30
Mar
2015

How to Fix AK47 Trigger Slap

posted Monday, March 30th 2015 at 8:01 AM by

Trigger slap is a minor, yet common problem shooters of the AKM pattern rifle may experience. This post will get into detail about what trigger slap is, and the specific point during cycling that it happens. I've also provided instructions on how to fix it, as well as discussing a few myths circulating online about trigger slap.

What Causes Trigger Slap on the AK47?

Trigger slap happens during cycling of the AKM rifle, specifically when the disconnector and hammer don't engage properly. Here is a breakdown of the function, you can click on the thumbnails below to pull up a larger technical drawing of each phase.

Technical Drawing Phase
Phase 0: The resting position.
Phase 1: The shooter pulls the trigger and the hammer is released.
Phase 2: Hammer falls on the firing pin. (The trigger is still being held to the rear by the shooter.)
Phase 3: Bolt carrier moves rearward and cocks the hammer, pushing it past the disconnector. The disconnector then catches the hammer. (The trigger is still being held to the rear by the shooter.)
Phase 4: Shooter releases the trigger. Hammer is released from the disconnector.
Phase 5: Return to the resting position. Hammer rotates forward and is caught by the trigger, returning to the resting position.

When does trigger slap happen during cycling?

Phase 3 is when trigger slap happens. Two things can cause trigger slap. In the first case, trigger slap is caused when the disconnector cannot move backward far enough to clear the hammer. In the more common case, the disconnector moves too far (over travel) and impacts the trigger, forcing the trigger to rotate. In either case, this force is translated through trigger where it snaps the shooters finger, causing discomfort.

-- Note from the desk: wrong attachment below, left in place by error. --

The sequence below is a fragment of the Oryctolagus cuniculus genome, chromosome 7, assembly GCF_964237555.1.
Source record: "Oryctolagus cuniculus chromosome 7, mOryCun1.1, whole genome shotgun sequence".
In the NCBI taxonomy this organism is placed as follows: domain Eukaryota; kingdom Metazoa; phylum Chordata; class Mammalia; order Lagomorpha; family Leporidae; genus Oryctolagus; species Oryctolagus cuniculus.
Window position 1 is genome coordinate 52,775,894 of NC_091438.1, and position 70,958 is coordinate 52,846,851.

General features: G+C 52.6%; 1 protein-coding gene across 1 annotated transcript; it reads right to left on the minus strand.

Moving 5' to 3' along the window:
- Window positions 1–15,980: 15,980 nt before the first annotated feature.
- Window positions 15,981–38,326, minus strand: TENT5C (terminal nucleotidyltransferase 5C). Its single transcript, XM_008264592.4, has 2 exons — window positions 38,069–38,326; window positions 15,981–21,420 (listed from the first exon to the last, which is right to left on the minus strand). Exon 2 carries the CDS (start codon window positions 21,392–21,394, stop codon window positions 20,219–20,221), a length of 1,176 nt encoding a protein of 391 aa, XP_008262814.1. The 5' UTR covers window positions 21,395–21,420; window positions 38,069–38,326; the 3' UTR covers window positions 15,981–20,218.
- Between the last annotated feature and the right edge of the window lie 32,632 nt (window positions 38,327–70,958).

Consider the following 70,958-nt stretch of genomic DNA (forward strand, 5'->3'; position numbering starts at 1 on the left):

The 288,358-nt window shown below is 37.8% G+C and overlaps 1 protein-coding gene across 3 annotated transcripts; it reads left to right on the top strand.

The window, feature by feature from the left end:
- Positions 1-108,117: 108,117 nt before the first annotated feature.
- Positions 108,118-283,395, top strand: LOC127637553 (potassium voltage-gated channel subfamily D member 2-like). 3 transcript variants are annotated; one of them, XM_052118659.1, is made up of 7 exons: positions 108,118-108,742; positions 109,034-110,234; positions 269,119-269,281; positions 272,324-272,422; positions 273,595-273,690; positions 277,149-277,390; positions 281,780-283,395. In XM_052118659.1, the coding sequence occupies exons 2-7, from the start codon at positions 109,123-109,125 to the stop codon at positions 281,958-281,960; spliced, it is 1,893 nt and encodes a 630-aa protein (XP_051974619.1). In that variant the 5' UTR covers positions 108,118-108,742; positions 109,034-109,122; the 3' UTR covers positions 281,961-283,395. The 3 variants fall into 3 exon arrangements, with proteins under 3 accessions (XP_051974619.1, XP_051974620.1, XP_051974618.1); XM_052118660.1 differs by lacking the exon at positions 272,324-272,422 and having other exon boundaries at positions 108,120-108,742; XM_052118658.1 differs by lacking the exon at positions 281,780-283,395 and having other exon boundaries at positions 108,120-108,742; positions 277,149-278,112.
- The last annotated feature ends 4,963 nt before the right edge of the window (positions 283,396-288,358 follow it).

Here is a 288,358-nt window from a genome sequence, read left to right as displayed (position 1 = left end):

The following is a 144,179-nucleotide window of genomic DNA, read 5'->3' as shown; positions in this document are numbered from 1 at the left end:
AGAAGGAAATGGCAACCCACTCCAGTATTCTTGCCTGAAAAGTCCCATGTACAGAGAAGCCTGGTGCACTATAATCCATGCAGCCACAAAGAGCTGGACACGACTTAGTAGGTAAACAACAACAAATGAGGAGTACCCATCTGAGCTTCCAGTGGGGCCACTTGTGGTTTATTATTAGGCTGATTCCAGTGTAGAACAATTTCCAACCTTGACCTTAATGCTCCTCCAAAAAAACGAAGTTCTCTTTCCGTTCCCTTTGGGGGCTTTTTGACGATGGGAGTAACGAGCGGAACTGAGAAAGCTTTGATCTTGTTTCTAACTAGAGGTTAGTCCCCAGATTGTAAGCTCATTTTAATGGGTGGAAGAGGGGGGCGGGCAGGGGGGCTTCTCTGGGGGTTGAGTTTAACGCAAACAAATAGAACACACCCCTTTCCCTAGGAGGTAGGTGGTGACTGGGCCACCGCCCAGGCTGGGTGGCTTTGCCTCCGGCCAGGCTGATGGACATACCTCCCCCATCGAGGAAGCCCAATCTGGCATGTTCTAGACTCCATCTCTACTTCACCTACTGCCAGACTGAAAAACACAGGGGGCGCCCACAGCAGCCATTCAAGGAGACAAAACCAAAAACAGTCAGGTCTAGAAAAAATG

If the disconnector is not able to properly move through its range of motion, the trigger will slap. Lets take a look at some animations of proper disconnector function, and another causing trigger slap.

Correct Disconnector Function

Here is how a properly functioning disconnector looks during cycling. Note how the disconnector is able to move freely and independently of the trigger as the hammer is cocked.

AKM Function Animation

Disconnector Causing Trigger Slap

Here is how a malfunctioning disconnector looks, note how the hammer is forced to rotate the trigger forward in order to clear the disconnector.

AK47 Trigger Slap Animation

Note how the disconnector bottoms out and impacts the back of the trigger, forcing the trigger forward. Take a closer look at the freeze frame of that phase:

AK47 trigger slap

Now that we've identified the cause, lets talk about how to fix trigger slap.

Fixing AK47 Trigger Slap

When the disconnector is causing trigger slap, material can be removed until it has enough room to move freely.

AK47 Disconnector Trigger Slap Fix

Using a file, the area identified can be removed until the disconnector functions properly. Removing material will allow the disconnector enough room to move rearward freely, without impacting the trigger.

Begin by removing a small amount of material and checking the function, repeat the process until the trigger slap is eliminated. With the rifle unloaded and the dust cover off, a functions check done by hand can determine if the disconnector and trigger are engaging properly. Once the trigger slap seems to be eliminated, take the rifle to be fired at the range to confirm the disconnector is moving properly.

Things that Don't Cause Trigger Slap

There are two common myths floating around online about the causes of trigger slap. Neither one is entirely true.

Trigger Slap is Caused by the Disconnector Tail

The Myth: The tail on the disconnector causes the trigger slap.

The Truth: A disconnector with a tail is from a full auto fire control group. When in the full auto firing position, the selector lever blocks the disconnector from catching the hammer by pressing down on the tail. Its not needed for semi-auto only guns and doesn't have anything to do with trigger slap.